In XGH’s most recent post, How to stop Chareidim breaking the law, the suggestion was to emphasize Kiddush Hashem/Chillul Hasehm (sanctification/desecration of God’s name, usually through public conduct) and its implications for practical conduct in the public square.

While I agree with the sentiment of the post, I think it misses a fundamental point.

There is a 3,000-year old debate in Judaism as to whether human initiative and human judgment is of value.

One position is that God has laid out for us the manner in which we should act, and that the human challenge is to submit to that, to yoke ourselves to that path, and to blind ourselves from anything that might lead us astray. This is the path adopted by Hareidim today.

The other position is that we have been granted a Divine gift of judgment and decision-making, and that we must use those faculties to choose a proper path through an ever-changing world. This is the Modern Orthodox (MO) position.

When the MO look at the Hareidi world, they level a critique based on observed facts. How can it be, they say, that you are following the Divine path, if your real-world outcomes are so poor? Your institutions are built on corruption and theft, your youth are delinquent, uneducated, and filthy, and your communities rally behind th emsot odious villains and act out violently as thier only means of expression. Surely this can’t be God’s will!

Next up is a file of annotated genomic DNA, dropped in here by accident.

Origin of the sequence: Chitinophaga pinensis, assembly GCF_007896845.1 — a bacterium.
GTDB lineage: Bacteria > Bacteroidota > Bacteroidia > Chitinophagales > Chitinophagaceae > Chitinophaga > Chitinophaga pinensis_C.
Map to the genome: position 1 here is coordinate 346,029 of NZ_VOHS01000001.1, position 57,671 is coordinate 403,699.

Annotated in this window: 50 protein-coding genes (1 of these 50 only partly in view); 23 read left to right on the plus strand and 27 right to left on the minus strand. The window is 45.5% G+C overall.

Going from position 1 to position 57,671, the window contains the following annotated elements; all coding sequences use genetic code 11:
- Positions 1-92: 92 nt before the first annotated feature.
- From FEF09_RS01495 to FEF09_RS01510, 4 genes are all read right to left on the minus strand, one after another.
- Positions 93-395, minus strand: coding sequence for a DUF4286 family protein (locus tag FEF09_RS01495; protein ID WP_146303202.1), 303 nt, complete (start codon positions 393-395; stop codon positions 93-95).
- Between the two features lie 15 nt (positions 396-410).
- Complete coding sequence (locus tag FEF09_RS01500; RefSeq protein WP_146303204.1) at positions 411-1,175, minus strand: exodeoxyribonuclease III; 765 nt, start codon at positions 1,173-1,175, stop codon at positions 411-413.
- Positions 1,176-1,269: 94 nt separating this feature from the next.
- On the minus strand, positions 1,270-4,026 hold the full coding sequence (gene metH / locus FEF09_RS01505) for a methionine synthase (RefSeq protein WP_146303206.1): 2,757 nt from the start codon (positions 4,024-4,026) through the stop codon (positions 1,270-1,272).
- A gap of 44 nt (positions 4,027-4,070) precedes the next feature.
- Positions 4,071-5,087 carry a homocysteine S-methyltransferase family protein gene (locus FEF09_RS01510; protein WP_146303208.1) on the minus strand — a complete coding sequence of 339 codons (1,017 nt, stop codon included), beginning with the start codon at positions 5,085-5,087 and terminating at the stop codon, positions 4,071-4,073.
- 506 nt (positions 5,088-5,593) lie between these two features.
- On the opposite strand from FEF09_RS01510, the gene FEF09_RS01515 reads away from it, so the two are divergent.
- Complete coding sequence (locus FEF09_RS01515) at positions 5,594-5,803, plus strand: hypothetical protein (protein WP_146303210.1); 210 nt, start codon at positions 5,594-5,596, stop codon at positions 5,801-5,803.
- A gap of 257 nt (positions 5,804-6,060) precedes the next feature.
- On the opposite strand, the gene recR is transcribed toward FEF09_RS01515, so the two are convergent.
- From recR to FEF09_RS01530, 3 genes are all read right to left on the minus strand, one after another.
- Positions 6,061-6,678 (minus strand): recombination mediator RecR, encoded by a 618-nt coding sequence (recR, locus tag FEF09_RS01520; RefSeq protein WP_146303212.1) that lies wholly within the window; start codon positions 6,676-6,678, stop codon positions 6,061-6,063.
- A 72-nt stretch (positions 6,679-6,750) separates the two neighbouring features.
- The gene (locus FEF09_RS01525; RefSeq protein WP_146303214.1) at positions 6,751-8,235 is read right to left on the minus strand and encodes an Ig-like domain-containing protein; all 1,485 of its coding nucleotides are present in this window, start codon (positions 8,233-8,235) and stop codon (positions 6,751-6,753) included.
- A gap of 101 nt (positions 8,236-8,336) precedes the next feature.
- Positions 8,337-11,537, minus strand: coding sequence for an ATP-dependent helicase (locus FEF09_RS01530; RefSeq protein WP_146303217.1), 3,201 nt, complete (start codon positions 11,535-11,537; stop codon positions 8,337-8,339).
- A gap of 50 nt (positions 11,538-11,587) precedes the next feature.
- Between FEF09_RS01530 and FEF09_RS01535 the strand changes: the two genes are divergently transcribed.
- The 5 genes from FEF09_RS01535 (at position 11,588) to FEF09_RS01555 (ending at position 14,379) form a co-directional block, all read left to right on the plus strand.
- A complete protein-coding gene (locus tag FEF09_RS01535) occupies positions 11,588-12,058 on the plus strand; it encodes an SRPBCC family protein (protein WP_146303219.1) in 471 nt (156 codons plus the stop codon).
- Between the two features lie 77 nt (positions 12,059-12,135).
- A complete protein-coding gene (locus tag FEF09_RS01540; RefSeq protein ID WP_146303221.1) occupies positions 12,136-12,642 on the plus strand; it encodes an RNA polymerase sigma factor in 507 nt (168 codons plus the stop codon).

In turn, when Hareidim look at the MO, they don’t look so much on the facts on the ground as much as the influences. If you, the MO, want to believe your judgment is sanctified and in line with the Divine will, you must purify yourselves. If you were influenced only by Torah and expressed excellent character traits, perhaps we could believe in your judgment. But instead, your homes have televisions and internet showing obscene images and abhorrent culture. Your children grow up knowing more rock songs by heart than mishnayot, idolizing movie stars instead of Gedolim, and wasting their time on Harry Potter instead of Halacha.

I’m not sure how to bridge this gap, but I do know that the first step towards bridging it is understanding it. This is an ancient Machloket. It’s the same as the argument over whether the world was created in Tishrei or in Nisan. It’s the same as the argument over whether God performing miracles on your behalf is a good reflection on your or a  bad reflection on you. It’s the same as the argument over whether we should start the Haggadah with the story of our slavery in Egypt or our idolatrous roots in Mesopotamia. And this isn’t something we’re going to easily resolve.